Does Argento have plenty of cinematic failures? Sure. At all costs avoid Dracula 3D (2012), Giallo (2009), and The Card Player (2004) especially. These films are best unspoken of so that’s the only mention they’ll receive in this piece. Going back to the ’80s, Argento still had one more masterpiece up his sleeve. In 1987, he gifted the entire cinematic world with the film Opera. Though the film had an extremely troubled production, it would go down as one of his best and his last true master stroke to date.
Opera is Dario Argento’s own giallo spin on the classic tale of The Phantom of the Opera. Never mind the terrible straight adaptation of Phantom he would regrettably make 11 years later.
Like Tenebrae, Argento used familiar elements he had established way back at the dawn of the ’70s in Opera, but as an older man with more experience he smartly added more of himself into his work. The character Marco (Ian Charleson) was based on Dario Argento himself and his failed attempts at directing a stage version of Verdi’s MacBeth. This and Tenebrae both not only worked for me but also worked for audiences on release as they were two of his biggest financial successes. The score was once again outstanding, done by Brian Eno, Bill Wyman, and Goblin main stay Claudio Simonetti.
Outside of directing, Argento has always been a screenwriter; his start actually came in Sergio Leonne’s classic ‘spaghetti’ Western, Once Upon a Time in the West (1968). In 1987, the same year of the release of his classic Opera, Argento wrote both Demons and its sequel Demons 2 for Mario Bava’s son, Lamberta Bava—coming full circle and passing the torch in the world of Italian horror cinema. The first Demons aka Demoni is one of the big box VHS blind purchases I made as a kid and is one of my favorite surrealistic horror films to this day.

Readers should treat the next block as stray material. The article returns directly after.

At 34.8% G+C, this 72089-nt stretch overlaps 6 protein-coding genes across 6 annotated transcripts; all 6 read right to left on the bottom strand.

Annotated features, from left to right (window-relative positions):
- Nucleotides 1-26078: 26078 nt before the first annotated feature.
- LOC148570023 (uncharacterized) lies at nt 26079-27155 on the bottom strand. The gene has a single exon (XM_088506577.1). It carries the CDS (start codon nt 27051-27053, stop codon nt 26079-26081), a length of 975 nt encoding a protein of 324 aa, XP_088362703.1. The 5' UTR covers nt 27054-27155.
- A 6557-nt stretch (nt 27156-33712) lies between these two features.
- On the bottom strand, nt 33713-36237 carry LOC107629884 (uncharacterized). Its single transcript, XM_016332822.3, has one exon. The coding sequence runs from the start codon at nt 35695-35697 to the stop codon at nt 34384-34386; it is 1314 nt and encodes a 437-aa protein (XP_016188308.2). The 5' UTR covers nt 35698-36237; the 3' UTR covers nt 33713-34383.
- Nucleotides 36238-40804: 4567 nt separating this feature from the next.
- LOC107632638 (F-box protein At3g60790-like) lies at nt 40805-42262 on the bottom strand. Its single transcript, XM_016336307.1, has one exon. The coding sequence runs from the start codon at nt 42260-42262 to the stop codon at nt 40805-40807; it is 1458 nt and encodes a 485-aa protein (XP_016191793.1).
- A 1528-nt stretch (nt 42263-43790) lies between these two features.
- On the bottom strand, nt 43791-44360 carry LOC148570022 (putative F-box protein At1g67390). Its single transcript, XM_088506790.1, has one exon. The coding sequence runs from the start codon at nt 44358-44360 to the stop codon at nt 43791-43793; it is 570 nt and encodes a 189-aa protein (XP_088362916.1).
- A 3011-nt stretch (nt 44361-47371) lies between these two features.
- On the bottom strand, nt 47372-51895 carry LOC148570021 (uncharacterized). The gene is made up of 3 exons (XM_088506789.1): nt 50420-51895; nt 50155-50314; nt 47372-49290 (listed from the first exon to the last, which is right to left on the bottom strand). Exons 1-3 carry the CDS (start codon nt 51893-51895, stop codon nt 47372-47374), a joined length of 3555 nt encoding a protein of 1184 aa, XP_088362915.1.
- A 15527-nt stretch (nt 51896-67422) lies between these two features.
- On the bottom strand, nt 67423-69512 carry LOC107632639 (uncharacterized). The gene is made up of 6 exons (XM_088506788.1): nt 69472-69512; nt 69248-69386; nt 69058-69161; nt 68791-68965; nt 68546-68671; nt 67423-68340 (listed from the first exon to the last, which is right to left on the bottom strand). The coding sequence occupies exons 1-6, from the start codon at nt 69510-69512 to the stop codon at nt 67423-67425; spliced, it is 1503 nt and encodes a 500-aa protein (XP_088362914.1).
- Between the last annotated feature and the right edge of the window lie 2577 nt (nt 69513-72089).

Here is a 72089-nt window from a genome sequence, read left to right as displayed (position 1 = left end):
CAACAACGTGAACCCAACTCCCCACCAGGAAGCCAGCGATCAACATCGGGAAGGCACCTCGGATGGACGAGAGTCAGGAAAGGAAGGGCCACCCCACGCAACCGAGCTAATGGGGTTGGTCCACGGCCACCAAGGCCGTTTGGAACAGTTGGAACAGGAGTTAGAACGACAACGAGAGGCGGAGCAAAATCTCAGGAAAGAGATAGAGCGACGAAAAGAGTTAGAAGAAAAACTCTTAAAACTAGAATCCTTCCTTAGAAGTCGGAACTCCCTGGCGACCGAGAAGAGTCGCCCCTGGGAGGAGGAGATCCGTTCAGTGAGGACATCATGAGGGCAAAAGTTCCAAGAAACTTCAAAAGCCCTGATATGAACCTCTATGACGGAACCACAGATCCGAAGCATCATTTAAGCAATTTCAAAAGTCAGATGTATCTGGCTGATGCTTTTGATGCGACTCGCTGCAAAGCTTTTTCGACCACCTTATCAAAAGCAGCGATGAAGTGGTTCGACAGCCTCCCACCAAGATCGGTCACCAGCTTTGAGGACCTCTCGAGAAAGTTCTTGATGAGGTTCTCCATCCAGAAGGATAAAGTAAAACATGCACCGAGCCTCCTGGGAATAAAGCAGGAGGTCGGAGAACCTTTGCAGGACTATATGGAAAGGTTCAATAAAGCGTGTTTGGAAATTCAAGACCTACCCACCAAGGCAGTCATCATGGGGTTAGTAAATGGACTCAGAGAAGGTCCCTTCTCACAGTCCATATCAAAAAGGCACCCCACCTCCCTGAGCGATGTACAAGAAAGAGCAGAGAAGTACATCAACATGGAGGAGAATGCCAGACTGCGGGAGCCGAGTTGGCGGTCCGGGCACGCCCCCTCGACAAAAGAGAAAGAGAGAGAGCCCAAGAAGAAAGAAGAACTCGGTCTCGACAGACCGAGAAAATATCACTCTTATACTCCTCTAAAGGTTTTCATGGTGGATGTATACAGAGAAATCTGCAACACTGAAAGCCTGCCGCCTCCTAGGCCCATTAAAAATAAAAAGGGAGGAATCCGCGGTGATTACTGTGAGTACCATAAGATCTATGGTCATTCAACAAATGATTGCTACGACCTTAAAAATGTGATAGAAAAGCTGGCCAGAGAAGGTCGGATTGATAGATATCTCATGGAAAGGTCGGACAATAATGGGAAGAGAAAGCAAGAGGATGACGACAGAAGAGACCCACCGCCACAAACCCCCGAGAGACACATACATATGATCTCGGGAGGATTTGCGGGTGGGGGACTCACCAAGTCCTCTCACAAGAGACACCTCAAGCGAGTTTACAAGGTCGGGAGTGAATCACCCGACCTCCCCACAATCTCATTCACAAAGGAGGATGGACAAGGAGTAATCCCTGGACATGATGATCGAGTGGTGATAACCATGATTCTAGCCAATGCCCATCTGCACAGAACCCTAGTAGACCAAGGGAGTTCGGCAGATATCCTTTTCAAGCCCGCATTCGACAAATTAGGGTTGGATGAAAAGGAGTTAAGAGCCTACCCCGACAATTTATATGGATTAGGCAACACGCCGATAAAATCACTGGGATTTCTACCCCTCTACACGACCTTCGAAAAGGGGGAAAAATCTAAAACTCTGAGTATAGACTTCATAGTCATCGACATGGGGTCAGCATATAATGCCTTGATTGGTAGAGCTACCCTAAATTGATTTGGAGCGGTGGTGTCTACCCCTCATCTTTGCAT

Demons is heavy metal splatter horror, but Dario Argento’s fingerprints are all over it. He also collaborated with my other favorite filmmaker George A. Romero on Romero’s 1978 Dawn of the Dead. The film was released in Italy as Zombi, re-edited by Argento with a much shorter runtime and more Goblin music. The two would collaborate again ten years later with the Edgar Allan Poe adaptation Two Evil Eyes.
There has been a passing down of the torch throughout Italian horror history. Mario Bava started the giallo in the early ’60s, inspired to make Blood and Black Lace from such giallo and slasher progenitors as Peeping Tom (1960) and the works of Alfred Hitchcock. From there the giallo was perfected by Dario Argento with is “animal trilogy” before he moved on to more full blown horror films like Suspiria. Argento then helped Mario Bava’s son Lamberto make his Demons films. Michele Soavi, whom Dario Argento mentored, would carry on a lot of the filmmaking techniques learned working on Argento films into the ’90s with his own films The Church (1989) and Cemetary Man (1994).
Throughout the 1970s and 1980s, Dario Argento made a series of films that completely changed the way not only I thought about the way a story could be told using the medium, but it influenced many of the other “masters of horror” when they were getting ready to make their own first features. With a mix of style, suspense, sound, and music, Dario Argento made films that are unmistakably his own and that are often duplicated but never bested. He is forever one of my favorite directors of the horror genre or any, and he is truly an icon of horror.